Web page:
Media-N, Journal of the New Media Caucus, invites submissions for a special themed issue: Afterlives of Data
Guest Editors: Brian Michael Murphy (Bennington College) & Kris Paulsen (The Ohio State University)
The editorial board of Media-N invites abstracts for articles, artist's projects, interviews, and reviews, for a special issue on the afterlives of data. We invite work that explores the increasingly blurred line between the biological body and the data body, and how we attend to the "afterlives" of data: how can we trace the materialization, circulation, preservation, and transformation of data across the thresholds of biological death, format obsolescence, as well as its movement from physical embodiment to digitization. The concept of the “afterlife of data” thus names not only the uses of our data bodies (even after our biological lives have ended), but also the material fate of data that enters into one of many kinds of afterlife, from being left to rot in an e-waste dump, to being preserved in refrigerated data centers and vaults, or literally being sent into the heavens. Media-N seeks submissions engaging how the topic intersects with digital art, media, and culture, though submissions with interdisciplinary approaches will be considered.
Possible topics include but are not limited to:
- e-waste and the material afterlife of data
- afterlives of digital selves, online identities, personal data and biometric information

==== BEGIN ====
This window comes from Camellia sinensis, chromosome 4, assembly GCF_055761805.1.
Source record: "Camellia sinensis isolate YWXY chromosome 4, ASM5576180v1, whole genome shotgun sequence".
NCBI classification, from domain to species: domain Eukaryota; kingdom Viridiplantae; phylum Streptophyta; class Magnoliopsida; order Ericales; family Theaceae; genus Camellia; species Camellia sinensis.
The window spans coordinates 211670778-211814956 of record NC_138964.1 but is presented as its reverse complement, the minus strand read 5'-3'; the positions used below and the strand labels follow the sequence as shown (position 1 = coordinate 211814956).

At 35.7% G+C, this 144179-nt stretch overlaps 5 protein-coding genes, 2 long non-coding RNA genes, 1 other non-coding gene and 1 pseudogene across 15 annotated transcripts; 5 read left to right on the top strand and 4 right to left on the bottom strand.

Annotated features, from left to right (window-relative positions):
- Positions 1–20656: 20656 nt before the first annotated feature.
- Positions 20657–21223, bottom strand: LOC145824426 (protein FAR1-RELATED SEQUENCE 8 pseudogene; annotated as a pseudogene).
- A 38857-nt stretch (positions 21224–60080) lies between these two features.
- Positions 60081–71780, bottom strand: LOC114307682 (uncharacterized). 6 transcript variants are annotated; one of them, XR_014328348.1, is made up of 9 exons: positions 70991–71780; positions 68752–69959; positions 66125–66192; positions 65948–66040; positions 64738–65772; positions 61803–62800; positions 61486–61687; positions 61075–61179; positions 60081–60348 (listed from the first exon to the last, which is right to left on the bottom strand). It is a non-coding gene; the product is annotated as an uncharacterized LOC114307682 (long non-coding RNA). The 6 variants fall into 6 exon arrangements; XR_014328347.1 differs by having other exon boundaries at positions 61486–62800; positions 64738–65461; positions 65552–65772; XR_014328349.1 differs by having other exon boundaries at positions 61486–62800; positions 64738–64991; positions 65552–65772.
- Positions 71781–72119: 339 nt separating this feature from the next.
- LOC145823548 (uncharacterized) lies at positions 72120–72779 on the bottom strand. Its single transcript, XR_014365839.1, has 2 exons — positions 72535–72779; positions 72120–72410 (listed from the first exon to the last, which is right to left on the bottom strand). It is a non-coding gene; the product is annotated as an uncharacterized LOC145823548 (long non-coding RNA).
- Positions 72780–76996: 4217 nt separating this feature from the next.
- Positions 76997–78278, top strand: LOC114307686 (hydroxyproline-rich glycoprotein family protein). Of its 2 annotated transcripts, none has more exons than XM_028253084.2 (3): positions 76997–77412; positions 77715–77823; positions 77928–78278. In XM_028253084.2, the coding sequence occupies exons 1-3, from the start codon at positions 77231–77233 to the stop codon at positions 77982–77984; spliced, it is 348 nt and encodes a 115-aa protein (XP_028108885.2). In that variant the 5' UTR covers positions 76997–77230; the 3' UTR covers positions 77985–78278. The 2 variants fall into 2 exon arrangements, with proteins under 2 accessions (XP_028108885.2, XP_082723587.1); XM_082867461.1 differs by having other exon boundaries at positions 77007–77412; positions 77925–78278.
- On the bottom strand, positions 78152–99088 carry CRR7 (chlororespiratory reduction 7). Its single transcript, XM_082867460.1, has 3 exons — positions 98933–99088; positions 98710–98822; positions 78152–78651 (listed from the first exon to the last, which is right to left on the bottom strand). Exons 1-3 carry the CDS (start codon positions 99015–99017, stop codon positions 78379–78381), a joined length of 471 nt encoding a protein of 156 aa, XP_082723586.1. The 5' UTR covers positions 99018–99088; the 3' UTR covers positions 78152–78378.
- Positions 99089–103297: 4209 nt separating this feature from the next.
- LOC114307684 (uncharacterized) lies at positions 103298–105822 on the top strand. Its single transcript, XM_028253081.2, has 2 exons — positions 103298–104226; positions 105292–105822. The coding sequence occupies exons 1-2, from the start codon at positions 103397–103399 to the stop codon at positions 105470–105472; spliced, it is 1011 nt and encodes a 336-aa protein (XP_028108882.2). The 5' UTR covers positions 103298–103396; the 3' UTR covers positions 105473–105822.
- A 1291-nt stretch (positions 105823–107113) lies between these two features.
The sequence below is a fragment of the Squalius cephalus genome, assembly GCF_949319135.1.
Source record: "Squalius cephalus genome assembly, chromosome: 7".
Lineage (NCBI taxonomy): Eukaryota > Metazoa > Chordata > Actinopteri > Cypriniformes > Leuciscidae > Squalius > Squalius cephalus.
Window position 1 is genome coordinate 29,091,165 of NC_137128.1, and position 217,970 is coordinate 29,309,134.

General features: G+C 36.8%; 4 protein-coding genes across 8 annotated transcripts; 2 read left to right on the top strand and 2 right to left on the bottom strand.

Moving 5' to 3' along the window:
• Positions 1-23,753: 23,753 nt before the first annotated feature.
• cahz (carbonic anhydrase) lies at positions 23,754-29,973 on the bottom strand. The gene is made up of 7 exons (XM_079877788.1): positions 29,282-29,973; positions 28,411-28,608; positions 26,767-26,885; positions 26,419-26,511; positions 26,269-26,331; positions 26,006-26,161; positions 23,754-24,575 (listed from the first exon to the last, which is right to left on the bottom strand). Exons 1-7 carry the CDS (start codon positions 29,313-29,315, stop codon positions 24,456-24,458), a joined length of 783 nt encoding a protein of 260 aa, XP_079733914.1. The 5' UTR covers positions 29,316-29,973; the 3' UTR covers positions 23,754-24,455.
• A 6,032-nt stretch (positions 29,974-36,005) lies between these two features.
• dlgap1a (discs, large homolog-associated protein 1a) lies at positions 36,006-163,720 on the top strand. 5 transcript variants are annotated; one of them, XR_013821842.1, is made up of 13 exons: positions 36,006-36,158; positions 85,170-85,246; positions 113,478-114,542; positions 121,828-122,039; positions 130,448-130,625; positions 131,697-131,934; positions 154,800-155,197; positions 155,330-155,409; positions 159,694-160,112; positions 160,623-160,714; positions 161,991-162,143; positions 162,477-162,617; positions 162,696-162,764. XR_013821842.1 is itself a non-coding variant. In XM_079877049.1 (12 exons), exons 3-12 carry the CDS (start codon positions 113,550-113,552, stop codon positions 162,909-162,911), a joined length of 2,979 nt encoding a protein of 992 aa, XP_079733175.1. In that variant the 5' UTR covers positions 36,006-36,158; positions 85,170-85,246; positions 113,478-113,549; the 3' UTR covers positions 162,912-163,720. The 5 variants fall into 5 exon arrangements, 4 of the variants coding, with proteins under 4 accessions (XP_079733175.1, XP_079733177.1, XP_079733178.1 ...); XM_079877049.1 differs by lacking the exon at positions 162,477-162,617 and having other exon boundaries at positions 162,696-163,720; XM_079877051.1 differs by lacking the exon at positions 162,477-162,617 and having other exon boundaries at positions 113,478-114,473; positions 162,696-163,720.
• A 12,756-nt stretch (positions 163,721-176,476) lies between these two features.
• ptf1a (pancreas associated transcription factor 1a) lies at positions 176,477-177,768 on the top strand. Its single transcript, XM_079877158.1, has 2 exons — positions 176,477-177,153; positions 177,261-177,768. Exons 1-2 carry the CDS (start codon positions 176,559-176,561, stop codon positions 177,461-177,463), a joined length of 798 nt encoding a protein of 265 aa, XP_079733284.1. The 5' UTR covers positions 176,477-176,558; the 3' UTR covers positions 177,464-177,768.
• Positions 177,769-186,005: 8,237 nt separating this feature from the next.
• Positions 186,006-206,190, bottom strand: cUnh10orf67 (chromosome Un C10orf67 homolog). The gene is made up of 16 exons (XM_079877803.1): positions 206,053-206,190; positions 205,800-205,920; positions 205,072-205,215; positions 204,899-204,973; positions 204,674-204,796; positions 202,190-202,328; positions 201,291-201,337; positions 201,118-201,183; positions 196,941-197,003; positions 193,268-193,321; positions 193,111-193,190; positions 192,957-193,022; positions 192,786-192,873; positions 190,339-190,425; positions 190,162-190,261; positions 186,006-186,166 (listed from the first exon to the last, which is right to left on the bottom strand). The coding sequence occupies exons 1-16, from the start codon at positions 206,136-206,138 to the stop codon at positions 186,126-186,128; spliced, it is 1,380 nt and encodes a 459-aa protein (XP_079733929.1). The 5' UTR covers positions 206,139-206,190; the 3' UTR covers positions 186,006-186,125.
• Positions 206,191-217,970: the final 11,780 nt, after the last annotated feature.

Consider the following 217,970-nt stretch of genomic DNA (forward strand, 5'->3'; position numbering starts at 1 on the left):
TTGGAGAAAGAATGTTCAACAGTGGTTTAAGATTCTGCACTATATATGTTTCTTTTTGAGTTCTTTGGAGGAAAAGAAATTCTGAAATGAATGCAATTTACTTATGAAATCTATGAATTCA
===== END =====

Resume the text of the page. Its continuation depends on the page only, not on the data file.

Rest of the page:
- DNA data storage, metabolomic storage, and other formats that merge the digital and biological
- uploading consciousness, neural nets, AI and cyborgian immortality
- cryopreservation, the politics of genomic research
- history of holograms, holographic memorials/reanimations of dead celebrities (i.e. Tupac, Ol’ Dirty Bastard, Maria Callas, Whitney Houston, Robert Kardashian), virtual reincarnations
- NFTs, blockchain and environmental impact, aura and digital art
- biotechnology and biofabrication
- data decay and data preservation (time capsules, bunkers, data deposited/stored in space, etc).
- archival digitization (eg. afterlife of slavery in terms of its data), the digitization of analog archives and the resultant mining made possible
- prehistories of writing data on and in the body (eg., tattooing prisoners, branding and notching and cropping the bodies of the enslaved)fantasies of permanent data preservation, living repositories for data
- AI and the encoded afterlife of bias (eg. image training sets that revive outmoded taxonomies of difference)